Continuing a re-read of Captain Britain comics, pre-Excalibur, which started back here.
If the first run of Captain Britain demonstrated ably that the Mighty Marvel Age of Comics couldn’t really come to grips with the British comics format — actually, to be fair, it demonstrated that the Marvel Age of Comics wasn’t that Mighty when left to lower-tier creators in general, but the pacing became a significant problem, especially in the series’ back half — the character’s second incarnation was something that many Marvel readers would’ve struggled to recognize in terms of format altogether.
The Black Knight strip that ran in Hulk Comic — a late-’70s title created to take advantage of the popularity of the Bill Bixby/Lou Ferrigno TV show — was every bit as British as Captain Britain Mark 1 had been American. Each issue contained three page installments that were packed with information — nine panel pages, with ~40 words per panel — focused on plot rather than characterization, heavy on expositionary narration (“With Modred’s spell momentarily broken, the villagers of Stenleigh milled about in confusion… and the Black Knight saw his chance!”) and short on visual spectacle to a degree that feels almost un-Marvel-esque. It’s difficult to imagine what anyone more used to the more leisurely, banter-heavy Marvel titles would’ve made of this strip, especially if they’d missed out on the other British comics that made more use of this format.
(While British titles like Buster or Whizzer and Chips were predominantly comedy comics, with strips appearing in one- or two-page installments that were relatively self-contained, they tended to have continuing “adventure” strips that created the format Black Knight used; it was the preponderance of these strips that made 2000AD — which features installments of five or six pages! — seem almost decadent by comparison, when it first appeared.)
That said, even for an audience who were used to the three-pages-all-of-them-packed format, Black Knight might have been hard to stomach. While the art by John Stokes and Paul Neary is solid enough, the writing — by Steve Parkhouse, with assists from editor Dez Skinn — feels at once frenetic and so slow as to feel comatose; each episode was packed with things happening, but overall plot development was both slow as molasses and frustratingly incoherent: Captain Britain has amnesia but now he doesn’t and he remembers everything or maybe he doesn’t and now he has his powers back because of Merlin and there’s also dragons and Otherworld and maybe the Black Knight has something to do, as well.
Actually, for a strip that’s called Black Knight — except for when it’s temporarily renamed Captain Britain, don’t ask — there’s actually precious little Black Knight-centric story on offer, and the Black Knight that’s there feels very un-Dane Whitman. But, really, that’s the least of its worries: chance are that those who’d stuck with the strip anywhere past the first, say, ten episodes would follow it no matter what it was called, or who was starring in it and how they acted. Which, to be blunt, is probably a plus, considering.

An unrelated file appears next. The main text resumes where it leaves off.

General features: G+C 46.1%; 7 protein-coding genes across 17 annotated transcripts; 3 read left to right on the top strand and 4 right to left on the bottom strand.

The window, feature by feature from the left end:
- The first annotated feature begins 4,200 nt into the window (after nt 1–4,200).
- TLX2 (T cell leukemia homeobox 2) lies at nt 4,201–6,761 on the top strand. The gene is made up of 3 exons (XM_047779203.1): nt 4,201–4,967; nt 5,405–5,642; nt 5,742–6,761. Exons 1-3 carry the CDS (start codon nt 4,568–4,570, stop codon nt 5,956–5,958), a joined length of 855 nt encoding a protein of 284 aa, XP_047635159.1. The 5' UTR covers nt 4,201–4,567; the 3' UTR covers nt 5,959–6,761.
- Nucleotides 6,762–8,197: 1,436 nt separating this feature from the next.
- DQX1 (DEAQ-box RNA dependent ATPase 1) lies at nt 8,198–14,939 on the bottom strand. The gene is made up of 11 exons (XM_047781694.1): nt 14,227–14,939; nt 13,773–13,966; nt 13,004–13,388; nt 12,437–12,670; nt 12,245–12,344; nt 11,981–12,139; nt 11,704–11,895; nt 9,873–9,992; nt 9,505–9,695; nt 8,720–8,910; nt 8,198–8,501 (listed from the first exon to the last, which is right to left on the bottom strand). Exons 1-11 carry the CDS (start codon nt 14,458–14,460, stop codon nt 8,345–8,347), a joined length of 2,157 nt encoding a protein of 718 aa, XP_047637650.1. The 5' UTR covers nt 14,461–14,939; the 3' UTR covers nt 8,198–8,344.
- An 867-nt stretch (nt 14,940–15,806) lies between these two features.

What’s particularly surprising is that Parkhouse went on to write something else in this flavor not too long after this strip — The Spiral Path, a strip for Skinn’s later Warrior anthology that also gave the world Alan Moore’s Marvelman and V For Vendetta with David Lloyd — that is almost as successful as Black Knight is a failure (and I say that as someone who doesn’t really dig fantasy as a genre). There’s an argument to be made that he learned his lesson from Black Knight, but there’s more to it than that, I think; freed of the dual parameters of having to tie into existing Marvel mythology (and especially Captain Britain mythology) and having to create what is essentially an ongoing serial with seemingly no endpoint in sight for much of its run, the writing comes across as more confident and, as a result, more fun to read. Viewed in comparison to Black Knight, The Spiral Path is like a glimpse into an Earth-2 scenario where comics were just better.
By the time the Black Knight strip runs to its end — some 60-odd episodes in! — the culminative effect is one of exhaustion and extreme indifference: a lot has happened, no doubt, but none of it was particularly memorable or especially interesting. Sure, there have been a lot of pages and exclamation points along the way, but any attempt to summarize what actually happened is almost impossible because, really, who can even remember? For Captain Britain fans at this time, things undoubtedly didn’t look good: two separate attempts to make him happen had run aground, and all seemed bleak. Little did they know that better times were just around the corner, and all because things could become even bleaker still.